left on walnut

Category: Our home

Easter, 1958

Easter 1958I was lucky. I got a lot hand-me-downs from my cousin, Carol.

Painting the Cellar Door

Early this morning, I painted the cellar door. The “Auntie Em door,” we call it.

I enjoy painting. I like the methodical motion of the brush. I like the protective quality of paint. I like that I can let my mind wander. The morning was warm and still. Copper, the basset hound who lives down the street, kept me company. His bark is low and mournful. If Copper’s ever in a movie, he’ll be played by James Earl Jones.

Yesterday my friend and I saw The Best Exotic Marigold Hotel. While painting, I thought about the movie and my trip to India next week. One of the new visitors is clearly wrong for India. “How can you bear this country? What do you see that I don’t?” she asks.

Tom Wilkinson responds, “Light, colors, smiles. It teaches me something.” She could only see poverty and squalor.

Occasionally a carpenter ant would crawl near a freshly painted spot. I just blew them safely off and kept brushing.

Can Guy

Our side porch is usually a quiet place for morning tea. Busy white-breasted nuthatches yammer insistently, whacking sunflower seeds into the bark of trees to “hatch” out breakfast. Squirrels fuss at one another over territory they’ve staked out. I don’t see why some branches have a higher status than others, but apparently they do. This morning a rollerblader in earbuds whirred by. Mostly, though, it’s quiet.

I heard Can Guy before I saw him, his grocery cart rattling down the alley. Can Guy gathers aluminum cans from dumpsters around the university. Our alley is on his route.

Everyone in our neighborhood was busier than I was this morning. I sat on the porch swing taking in summer.


Sheltered by two chestnuts and a walnut, the ferns in our backyard are unfurled by now. Beneath their canopy live two baby bunnies Tom and I have watched all spring.

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top right drawer

Some of what I have learned about photography:

  1. Light is tricky. I think I have enough but when I look at photos later on the computer, they can still seem dull.
  2. My lens works better when not at full zoom. When the lens is way out there, photos are not crisp.
  3. Some of the best photos with this lens are shot at f 8.0 or so, rather than at the extreme stops. I don’t know why. Could be user error.
  4. My time as a photographer: 30% reading how-to blogs, watching instructional videos online, and reading the manual; 30% arranging stuff and lights; 30% messing with photos in Lightroom; 2% taking photos; and 8% making Tom come look at the photos I’ve taken. He’s wonderful. He always finds something nice to say.

Here’s stuff in the top right drawer of my daughters’ dresser:

square nails

When working on our old house, we found several square nails. The carpenter who built this house bent his share of nails. Yet somehow this house has been standing since 1874.

making a light box

I made a light box from 1/2 inch PVC pipe for less than $10. The instructions couldn’t be written more clearly. If you buy PVC at Lowe’s, have the guy cut it. Unless you have a PVC pipe cutter. Then I bow down before you and you totally should cut it yourself.

Light boxes online come with a baffling array of expensive bulbs:

  • 11 watt florescent with 5400 K daylight
  • 250 watt tungsten with 3200 K lamps
  • 500 watt flood lights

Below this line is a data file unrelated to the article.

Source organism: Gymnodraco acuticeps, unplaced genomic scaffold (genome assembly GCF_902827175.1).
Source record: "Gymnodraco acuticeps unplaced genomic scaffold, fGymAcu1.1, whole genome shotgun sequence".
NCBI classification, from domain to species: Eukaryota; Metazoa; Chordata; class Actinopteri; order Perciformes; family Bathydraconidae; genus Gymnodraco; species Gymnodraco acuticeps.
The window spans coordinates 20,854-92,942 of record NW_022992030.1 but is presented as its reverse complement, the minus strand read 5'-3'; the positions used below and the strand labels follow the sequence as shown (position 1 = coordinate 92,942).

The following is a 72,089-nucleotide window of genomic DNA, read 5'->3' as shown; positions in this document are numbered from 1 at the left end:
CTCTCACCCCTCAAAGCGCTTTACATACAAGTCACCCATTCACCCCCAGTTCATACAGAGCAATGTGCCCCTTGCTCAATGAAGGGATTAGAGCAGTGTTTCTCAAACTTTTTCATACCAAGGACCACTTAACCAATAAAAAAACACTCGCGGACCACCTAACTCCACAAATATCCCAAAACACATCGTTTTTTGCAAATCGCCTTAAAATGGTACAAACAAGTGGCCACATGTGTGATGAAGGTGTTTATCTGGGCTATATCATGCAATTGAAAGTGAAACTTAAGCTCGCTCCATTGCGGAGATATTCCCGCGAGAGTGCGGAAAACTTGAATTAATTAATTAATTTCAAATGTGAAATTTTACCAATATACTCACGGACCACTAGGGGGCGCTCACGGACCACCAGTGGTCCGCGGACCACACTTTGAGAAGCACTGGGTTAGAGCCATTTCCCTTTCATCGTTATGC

• 15 watt florescent with 5000 K balanced light
  • 250 watt monolights

I bought inexpensive bulbs from Lowe’s with Kelvin rating of 6500 and a clean, white light. I also bought cheap clip-on reflector work lights.

Tom added two sheet metal screws to the top rail. I punched holes in poster board and hung it from the screws to form a backdrop. Easy peasy.

making a light box: day one

I want to build a light box so I can take photos of food, old square nails, and other things I haven’t thought of yet. I’ll put the box on an unused workbench in our basement. This project doesn’t take long unless you first need to clean out the basement, weatherproof the cellar door, hang curtains, and run a source of electricity.

So far, the best part of the job is finding a bottle of sparkling wine.  I took the wine upstairs. Then I finished cleaning up the area. The cellar door needed some new felt strips. It’s warmer now.

While I was at it, I hung an old curtain. I get creeped out at night if I can’t see someone looking in. No one looks in. I’m not that interesting.

With the workbench cleaned up, floor swept and curtains hung, it was time for supper and maybe some of the wine I found.

I’ll work on the light box tomorrow.

blueberry morning

Two mornings this week, Tom shoveled while I stayed inside eating toast. This  morning I made blueberry muffins. In the great division of labor, I’d rather bake than shovel. I feel guilty though, especially since it’s starting to snow again.

Blueberry Muffins

  • 2 cups all-purpose flour
  • 2 teaspoons baking powder
  • 1/2 teaspoon salt
  • 3/4 cup sugar
  • 1/2 cup unsalted butter, melted and cooled
  • 1/2 cup whole milk
  • 2 large eggs
  • 1 teaspoon vanilla
  • 12 ounce package frozen blueberries
  • 2 tablespoons turbinado sugar

Preheat oven to 375. Line muffins tins with paper liners. In a large bowl, whisk flour, baking powder, and salt. In a medium bowl, whisk together sugar, butter, milk, eggs, and vanilla. Add the flour mixture and stir to combine. Fold in the frozen blueberries. Divide among the muffin tins and sprinkle with turbinado sugar. Bake about 20-25 minutes. Cool in the pan for 5 minutes then transfer to a wire rack.

Serve them to your husband on a cold morning and feel less guilty than before.

Houses of Franklin Park

The first day of 2012 was cold but graced with perfect light. Here are the houses around Franklin Park, our neighborhood.